More than a half-century ago, a panel known as the Kerner Commission warned President Lyndon B. Johnson of a nation moving toward “two societies — one black, one white — separate and unequal.”

Racism was leading to poverty, disillusion and despair among Black communities.

The group’s report rocked the nation’s moral conscience, said Fred Harris, 89, a former U.S. senator from Oklahoma who is the last surviving member of what was formally called the National Advisory Commission on Civil Disorders.

During a talk Thursday night sponsored by Albuquerque-based New Mexico Voices for Children, Harris, a longtime New Mexico resident, said he wonders how far along the U.S. has come since 1968, when the group released its findings. He noted the civil, racial and political unrest in the nation this year in the wake of the death of George Floyd, a Black man killed during a May 25 arrest in Minneapolis.

He noted both the financial and educational achievement gaps between Black and white people remain as wide in 2020 as they were more than 50 years ago.

He said the Floyd killing “is not just a one-time thing. … This is systemic.”

July marked 53 years since Johnson appointed Harris to the commission, headed by then-Illinois Gov. Otto Kerner Jr.

In the wake of civil rights marches, protests and riots across the nation, Johnson wanted the commission to find out the root of the problems and what could be done to fix them.

After researching the issue, the commission offered a number of solutions, including additional investments in public education for Black children, desegregation of housing and job creation programs.

“Everything we found and said then remains true now,” said Harris, a board member for New Mexico Voices for Children and a former professor at the University of New Mexico.

One difference he sees, he said, is that “people are ready — no question about it — to do something about it.”

He said he wishes the nation would have been ready in the late 1960s, when the report was released, but opposition to the Vietnam War was growing and Johnson found himself fighting too many political wars on too many fronts to stand behind the report.

Instead, Harris said, Johnson pretty much ignored it, canceling a public ceremony to highlight its conclusions. Without looking at the report, the president erroneously believed it gave him no credit for his many civil rights advances, Harris added.

“Johnson, distracted and beleaguered by the Vietnam War and protests, was misinformed [about the report] and he thought there was a group of outside agitators pushing us,” Harris recalled.

When the report was published as a paperback book, it sold a million copies, proving many Americans wanted to get to the heart of the racial divide and socioeconomic conflict that was tearing the nation apart, he said.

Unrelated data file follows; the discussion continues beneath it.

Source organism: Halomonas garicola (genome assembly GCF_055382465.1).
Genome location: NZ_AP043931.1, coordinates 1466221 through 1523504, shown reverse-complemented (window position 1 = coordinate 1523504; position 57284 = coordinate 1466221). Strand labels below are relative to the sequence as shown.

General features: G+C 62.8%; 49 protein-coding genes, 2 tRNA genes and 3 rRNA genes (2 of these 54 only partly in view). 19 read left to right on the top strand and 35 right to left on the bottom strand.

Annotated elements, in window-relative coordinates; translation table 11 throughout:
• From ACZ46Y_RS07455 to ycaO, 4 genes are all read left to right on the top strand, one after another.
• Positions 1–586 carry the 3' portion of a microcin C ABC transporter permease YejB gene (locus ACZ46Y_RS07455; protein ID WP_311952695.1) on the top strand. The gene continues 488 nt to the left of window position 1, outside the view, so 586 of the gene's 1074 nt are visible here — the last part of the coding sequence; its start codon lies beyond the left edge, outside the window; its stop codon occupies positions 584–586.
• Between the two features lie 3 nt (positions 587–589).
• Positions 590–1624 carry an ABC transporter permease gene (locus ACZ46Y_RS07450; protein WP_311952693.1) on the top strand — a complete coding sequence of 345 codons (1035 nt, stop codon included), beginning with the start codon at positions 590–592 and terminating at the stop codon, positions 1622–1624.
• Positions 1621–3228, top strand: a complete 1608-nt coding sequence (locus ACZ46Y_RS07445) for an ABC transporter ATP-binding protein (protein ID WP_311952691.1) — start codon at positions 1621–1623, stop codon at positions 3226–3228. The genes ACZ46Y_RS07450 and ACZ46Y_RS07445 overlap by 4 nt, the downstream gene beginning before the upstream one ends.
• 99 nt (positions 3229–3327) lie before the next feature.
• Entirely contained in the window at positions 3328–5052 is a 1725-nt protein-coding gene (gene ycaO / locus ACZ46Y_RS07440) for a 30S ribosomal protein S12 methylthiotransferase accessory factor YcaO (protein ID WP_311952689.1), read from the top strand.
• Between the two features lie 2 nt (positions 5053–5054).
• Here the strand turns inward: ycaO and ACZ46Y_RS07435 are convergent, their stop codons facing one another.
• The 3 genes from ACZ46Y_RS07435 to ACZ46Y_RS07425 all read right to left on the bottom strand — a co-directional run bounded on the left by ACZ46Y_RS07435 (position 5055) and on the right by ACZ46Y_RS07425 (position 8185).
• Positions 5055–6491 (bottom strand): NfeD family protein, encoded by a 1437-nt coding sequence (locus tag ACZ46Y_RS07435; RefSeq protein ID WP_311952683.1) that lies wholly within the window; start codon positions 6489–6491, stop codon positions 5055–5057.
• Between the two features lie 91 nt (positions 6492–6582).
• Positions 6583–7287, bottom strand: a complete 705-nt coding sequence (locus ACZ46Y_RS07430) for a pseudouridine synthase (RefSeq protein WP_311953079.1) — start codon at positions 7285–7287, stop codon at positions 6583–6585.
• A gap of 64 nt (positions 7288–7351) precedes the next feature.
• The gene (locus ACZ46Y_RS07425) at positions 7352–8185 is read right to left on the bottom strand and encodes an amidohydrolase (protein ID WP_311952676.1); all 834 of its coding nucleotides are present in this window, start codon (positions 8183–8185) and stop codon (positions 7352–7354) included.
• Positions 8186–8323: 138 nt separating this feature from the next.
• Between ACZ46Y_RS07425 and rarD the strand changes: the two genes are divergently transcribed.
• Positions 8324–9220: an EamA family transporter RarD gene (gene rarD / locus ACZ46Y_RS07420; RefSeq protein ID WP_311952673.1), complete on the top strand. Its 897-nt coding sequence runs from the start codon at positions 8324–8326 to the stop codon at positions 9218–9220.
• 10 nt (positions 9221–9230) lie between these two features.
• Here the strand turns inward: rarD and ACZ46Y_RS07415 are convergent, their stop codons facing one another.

Committee members had divided into teams and visited several cities where racial strife and riots occurred. They interviewed leaders involved in the civil rights movement, including Martin Luther King Jr., and unemployed Black people on the streets, some of whom told Harris, when he visited a riot-torn Cincinnati, “Jobs, baby, get us a job. We need jobs.”

In retrospect, Harris said, he believes the commission made two mistakes. It held its hearings behind closed doors, rather than opening them to the public. And commissioners should have invited members of the media to accompany them on their field trips around the country to report on what they were doing.

“I think we could have done a better job,” he said.

Harris, who spent part of his childhood living with a Comanche family in rural Oklahoma — an experience that inspired him to get involved in civil rights actions shortly after he graduated from law school at the University of Oklahoma — served in the U.S. Senate from 1964-73.

He said he thinks the nation has a long way to go to help African Americans and other disenfranchised and impoverished groups — including raising the minimum wage and ensuring more affordable and integrated housing is built.

Harris has been heartened by the various advocacy and activist movements that have sprung up in the past few years, he said, including Occupy Wall Street, the Women’s March and Black Lives Matter.

“There’s more activism today than I’ve ever seen,” he said.

His response to people who ask him, “What can I do?” is simple, Harris said.

“Do something. All of us could do something.”

General Assignment Reporter

Robert Nott has covered education and youth issues for the Santa Fe New Mexican. He is assigned to The New Mexican's city desk where he covers a general assignment beat.

(1) comment

Mike Johnson

But they torn down and vandalized all the Confederate statues, and got rid of the Washington football team's name, and burned, looted, and vandalized many major cities, so now everything will change, right Fred?

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